- people on the move
Executives forecast positive economic growth
State’s recovery should outpace national economy.
In the race for economic development and recovery, Michigan might have a head start.
Business Leaders for Michigan last week unveiled an economic forecast for both the state and the country that forecasts growth for the next six to 18 months. The projection also anticipates Michigan’s economic development to outpace the growth of the U.S. economy.
BLM develops strategies, advocates policy and champions initiatives that will make Michigan a “Top Ten” state for job, economic and personal income growth, according to its website. The business roundtable is comprised of 80 chairpersons, chief executives or senior executives of Michigan’s largest job providers and public universities.
The group generates more than $1 trillion in annual combined revenue, provides more than 325,000 direct and 820,000 indirect jobs in the state, and makes up about 25 percent of Michigan’s economy. Although a higher percentage of business leaders believe the state’s economy will improve in the long term, a majority of them still hold a positive outlook on Michigan’s economic development in the next six months.
The survey reported 64 percent of business leaders believe the state’s economy will be better in six months, while only 51 percent anticipated the U.S. economy will improve during that timeframe. The optimistic view on the nation’s economy increased to 63 percent when taking an 18-month view. The long-term outlook for Michigan’s economy grew by roughly the same percent, from 64 percent to 79 percent of business executives holding a favorable view on growth.
Doug Rothwell, president and chief executive officer at BLM, said the resolution of the federal budget, debt ceiling negotiations and strong year-end financial reports from major Michigan employers are fueling the optimism.
Kelly Chesney, vice president of marketing and communications for BLM, said 52 percent of business leaders project job additions in the next six months. In addition, 33 percent of executives anticipate making capital investments in the state, which may include “retooling plans or expanding their facilities,” according to Chesney.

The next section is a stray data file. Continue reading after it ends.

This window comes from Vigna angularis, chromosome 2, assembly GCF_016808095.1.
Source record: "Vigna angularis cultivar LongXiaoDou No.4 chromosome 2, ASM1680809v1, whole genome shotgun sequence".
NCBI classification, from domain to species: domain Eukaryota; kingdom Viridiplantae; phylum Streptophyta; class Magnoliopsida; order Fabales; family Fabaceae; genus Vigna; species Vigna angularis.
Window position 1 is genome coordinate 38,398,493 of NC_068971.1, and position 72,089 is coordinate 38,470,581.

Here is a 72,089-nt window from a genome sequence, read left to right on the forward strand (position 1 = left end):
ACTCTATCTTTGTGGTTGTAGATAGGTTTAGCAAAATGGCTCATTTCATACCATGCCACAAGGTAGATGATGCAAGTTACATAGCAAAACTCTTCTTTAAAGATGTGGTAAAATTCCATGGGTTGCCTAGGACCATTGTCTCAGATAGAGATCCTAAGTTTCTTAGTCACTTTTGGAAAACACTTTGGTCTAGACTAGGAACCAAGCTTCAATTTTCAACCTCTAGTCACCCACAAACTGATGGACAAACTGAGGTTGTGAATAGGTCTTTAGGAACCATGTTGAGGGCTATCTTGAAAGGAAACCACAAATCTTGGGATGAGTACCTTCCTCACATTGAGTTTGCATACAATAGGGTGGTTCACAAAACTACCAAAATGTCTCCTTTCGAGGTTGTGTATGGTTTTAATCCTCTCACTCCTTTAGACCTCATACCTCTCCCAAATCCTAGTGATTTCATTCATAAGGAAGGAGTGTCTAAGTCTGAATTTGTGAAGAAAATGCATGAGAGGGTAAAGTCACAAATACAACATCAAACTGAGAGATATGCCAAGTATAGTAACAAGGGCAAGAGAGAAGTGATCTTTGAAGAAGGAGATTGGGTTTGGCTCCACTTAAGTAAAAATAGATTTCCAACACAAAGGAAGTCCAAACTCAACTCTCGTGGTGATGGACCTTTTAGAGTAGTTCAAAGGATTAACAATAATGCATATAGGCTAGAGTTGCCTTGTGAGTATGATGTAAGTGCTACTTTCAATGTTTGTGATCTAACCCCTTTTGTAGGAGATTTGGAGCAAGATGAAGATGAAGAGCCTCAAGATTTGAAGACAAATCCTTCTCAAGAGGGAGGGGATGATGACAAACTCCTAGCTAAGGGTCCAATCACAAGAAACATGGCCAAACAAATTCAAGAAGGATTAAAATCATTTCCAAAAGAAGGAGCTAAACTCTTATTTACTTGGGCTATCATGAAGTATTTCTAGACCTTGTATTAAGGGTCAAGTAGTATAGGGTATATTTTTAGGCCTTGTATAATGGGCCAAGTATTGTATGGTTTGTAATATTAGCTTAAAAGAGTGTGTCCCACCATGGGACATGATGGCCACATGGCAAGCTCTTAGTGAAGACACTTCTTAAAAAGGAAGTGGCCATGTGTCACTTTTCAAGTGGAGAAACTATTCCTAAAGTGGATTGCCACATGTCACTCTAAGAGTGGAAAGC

“Our major employers are very optimistic for our state,” she said. “So I think it bodes very well for Michigan.”
According to a statement from BLM, almost 10,000 jobs and a combined total of roughly $7 billion was invested in the state of Michigan in 2013. Both job and capital investment growth can lead to economic development and a potential to regain footing after the recession.
Michigan is home to multiple organizations dedicated to advancing Michigan’s economy and local businesses, such as Grow Michigan LLC, Grand Angels and The Right Place Inc.
Based in Ann Arbor, Grow Michigan reported this month a total capital investment of $141 million for 12 loans in 2013 for small businesses that currently employ more than 1,000 Michigan workers.
In West Michigan, The Right Place focuses on driving regional economic development initiatives and created more than 2,000 jobs in 2013. Since 2009, the organization has created $749 million in capital investment and completed 67 economic development projects, according to its 2013 annual report.
Another investment organization located in West Michigan has made an impact since its launch in 2004. Grand Angels, based in Holland, announced last week an investment of $12.9 million across Michigan from inception through 2013, averaging $1.29 million in capital investments each year. The organization hopes to invest $2.3 million in 2014.